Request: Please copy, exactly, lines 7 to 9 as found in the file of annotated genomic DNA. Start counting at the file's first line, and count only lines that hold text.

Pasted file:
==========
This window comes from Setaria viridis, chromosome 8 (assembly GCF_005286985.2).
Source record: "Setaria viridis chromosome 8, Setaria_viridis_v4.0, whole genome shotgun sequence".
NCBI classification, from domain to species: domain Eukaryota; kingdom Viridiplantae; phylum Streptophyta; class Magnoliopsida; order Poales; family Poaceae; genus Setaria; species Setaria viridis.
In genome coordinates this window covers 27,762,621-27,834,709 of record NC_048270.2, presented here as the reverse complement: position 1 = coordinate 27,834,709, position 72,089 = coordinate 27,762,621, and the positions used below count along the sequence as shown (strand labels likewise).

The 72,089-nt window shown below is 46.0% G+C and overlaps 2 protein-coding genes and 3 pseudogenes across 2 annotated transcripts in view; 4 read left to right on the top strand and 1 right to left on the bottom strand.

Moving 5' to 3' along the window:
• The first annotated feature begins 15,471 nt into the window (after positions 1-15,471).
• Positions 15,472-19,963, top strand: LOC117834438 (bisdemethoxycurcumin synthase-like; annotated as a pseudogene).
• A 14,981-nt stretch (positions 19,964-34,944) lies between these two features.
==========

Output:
• The first annotated feature begins 15,471 nt into the window (after positions 1-15,471).
• Positions 15,472-19,963, top strand: LOC117834438 (bisdemethoxycurcumin synthase-like; annotated as a pseudogene).
• A 14,981-nt stretch (positions 19,964-34,944) lies between these two features.